Fundamental Forces of Nature: The Story of Gauge Fields by Kerson Huang

By Kerson Huang

This booklet is a wonderful evaluation of gauge fields. The scope is from Maxwell to renormalization teams, with an epilogue that diagrammatically sums up the previous couple of chapters. The e-book is a popularization, now not a textual content e-book. it truly is akin to Zee's "Fearful Symmetry". if you happen to have no idea what gauge fields, QED and QCD are approximately, this can be not really where to begin. but when you would like a truly readable assessment, with equations, yet without difficulty, i like to recommend this one hugely.

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He assumed that the electron in a hydrogen atom forms a standing wave about the central nucleus. Thus, the length of its orbit must be a multiple of the wavelength. This quantizes the orbits and their energies. When an electron jumps from a higher orbit to a lower one, the energy difference E is released in the form of light, whose frequency April 19, 2007 50 10:14 Book Trim Size for 9in x 6in Fundamental Forces of Nature: The Story of Gauge Fields Fig. 3 J. J. Thomson (1856–1940) and Ernest Rutherford (1871–1937) elucidated the structure of the atom as a central nucleus surrounded by electrons.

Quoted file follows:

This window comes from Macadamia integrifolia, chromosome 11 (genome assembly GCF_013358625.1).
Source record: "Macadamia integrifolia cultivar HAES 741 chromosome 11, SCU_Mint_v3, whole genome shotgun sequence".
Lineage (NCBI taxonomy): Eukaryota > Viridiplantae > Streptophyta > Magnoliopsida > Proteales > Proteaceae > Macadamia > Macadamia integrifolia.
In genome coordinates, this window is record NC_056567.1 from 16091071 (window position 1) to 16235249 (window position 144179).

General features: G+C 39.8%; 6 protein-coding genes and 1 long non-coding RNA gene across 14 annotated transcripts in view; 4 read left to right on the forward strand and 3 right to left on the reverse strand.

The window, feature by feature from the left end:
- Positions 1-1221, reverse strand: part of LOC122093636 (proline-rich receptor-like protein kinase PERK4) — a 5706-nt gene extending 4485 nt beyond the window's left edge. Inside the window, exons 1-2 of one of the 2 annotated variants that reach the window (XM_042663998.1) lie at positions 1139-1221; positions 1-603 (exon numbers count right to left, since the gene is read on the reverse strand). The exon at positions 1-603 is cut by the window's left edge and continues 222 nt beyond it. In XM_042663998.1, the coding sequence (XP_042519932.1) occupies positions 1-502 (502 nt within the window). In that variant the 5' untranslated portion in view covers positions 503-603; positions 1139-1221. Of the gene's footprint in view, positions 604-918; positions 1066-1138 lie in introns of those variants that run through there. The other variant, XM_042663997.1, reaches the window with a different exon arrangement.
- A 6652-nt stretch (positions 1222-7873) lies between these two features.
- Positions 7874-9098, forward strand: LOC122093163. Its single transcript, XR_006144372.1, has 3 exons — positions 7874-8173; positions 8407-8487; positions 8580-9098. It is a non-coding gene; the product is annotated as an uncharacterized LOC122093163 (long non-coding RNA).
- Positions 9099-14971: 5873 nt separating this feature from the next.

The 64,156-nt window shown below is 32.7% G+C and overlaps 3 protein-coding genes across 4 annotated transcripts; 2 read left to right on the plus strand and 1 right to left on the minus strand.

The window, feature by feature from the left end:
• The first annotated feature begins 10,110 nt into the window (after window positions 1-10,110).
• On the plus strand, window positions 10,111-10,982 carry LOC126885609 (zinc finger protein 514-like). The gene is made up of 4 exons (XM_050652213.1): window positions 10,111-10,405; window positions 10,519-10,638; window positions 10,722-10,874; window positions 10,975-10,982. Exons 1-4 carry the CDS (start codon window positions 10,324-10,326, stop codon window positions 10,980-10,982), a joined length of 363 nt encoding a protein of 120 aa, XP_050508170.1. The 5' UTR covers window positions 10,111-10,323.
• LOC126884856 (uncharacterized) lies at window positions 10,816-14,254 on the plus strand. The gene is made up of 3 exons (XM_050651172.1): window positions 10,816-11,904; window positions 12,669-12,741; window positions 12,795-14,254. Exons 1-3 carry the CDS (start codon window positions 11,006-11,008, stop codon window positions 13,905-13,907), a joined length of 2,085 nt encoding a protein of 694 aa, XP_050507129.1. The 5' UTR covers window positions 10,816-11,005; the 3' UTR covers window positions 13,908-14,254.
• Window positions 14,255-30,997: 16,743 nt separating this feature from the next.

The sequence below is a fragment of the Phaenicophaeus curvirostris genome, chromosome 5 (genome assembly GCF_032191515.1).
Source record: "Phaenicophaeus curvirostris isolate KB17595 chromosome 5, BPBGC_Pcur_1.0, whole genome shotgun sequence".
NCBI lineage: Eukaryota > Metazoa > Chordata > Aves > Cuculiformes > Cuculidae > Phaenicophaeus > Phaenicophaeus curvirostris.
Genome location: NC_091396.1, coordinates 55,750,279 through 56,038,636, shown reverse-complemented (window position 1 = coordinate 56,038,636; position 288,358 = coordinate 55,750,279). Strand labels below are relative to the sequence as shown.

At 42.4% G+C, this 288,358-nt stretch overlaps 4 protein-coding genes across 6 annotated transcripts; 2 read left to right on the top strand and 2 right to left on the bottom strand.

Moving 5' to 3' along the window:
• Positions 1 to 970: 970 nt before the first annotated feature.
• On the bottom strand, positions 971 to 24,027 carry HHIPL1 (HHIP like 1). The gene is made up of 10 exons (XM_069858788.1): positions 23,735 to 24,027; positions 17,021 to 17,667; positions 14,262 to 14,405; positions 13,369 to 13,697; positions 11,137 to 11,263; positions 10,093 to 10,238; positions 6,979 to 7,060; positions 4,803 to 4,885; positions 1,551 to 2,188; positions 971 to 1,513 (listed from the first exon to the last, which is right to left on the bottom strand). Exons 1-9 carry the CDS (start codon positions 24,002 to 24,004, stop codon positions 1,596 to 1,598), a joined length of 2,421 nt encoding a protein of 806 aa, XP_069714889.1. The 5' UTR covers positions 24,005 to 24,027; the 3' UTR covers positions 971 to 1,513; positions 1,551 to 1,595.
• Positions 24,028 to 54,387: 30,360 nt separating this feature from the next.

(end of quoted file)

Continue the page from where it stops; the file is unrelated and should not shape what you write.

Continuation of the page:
The components of the vectors f and a change from frame to frame, but the relation is the same in all frames. April 19, 2007 28 10:14 Book Trim Size for 9in x 6in Fundamental Forces of Nature: The Story of Gauge Fields Maxwell’s equations, however, are not covariant with respect to the Galilean transformation, because the velocity of light c must be the same in all frames, according to Einstein’s interpretation of the Michelson–Morley experiment. There can be only one law of transformation, and that means Newton’s equation should be revised.

With J. J. Thomson’s discovery of the electron in 1897, and Ernest Rutherford’s discovery of the atomic nucleus in 1906, it became clear that an atom consists of electrons surrounding a small, heavy, positively charged nucleus. 2. Bohr’s atom In a flash of insight, Niels Bohr derived the Balmer formula in 1913, in a simplistic model that nevertheless captured the essence of the atom. He assumed that the electron in a hydrogen atom forms a standing wave about the central nucleus. Thus, the length of its orbit must be a multiple of the wavelength.

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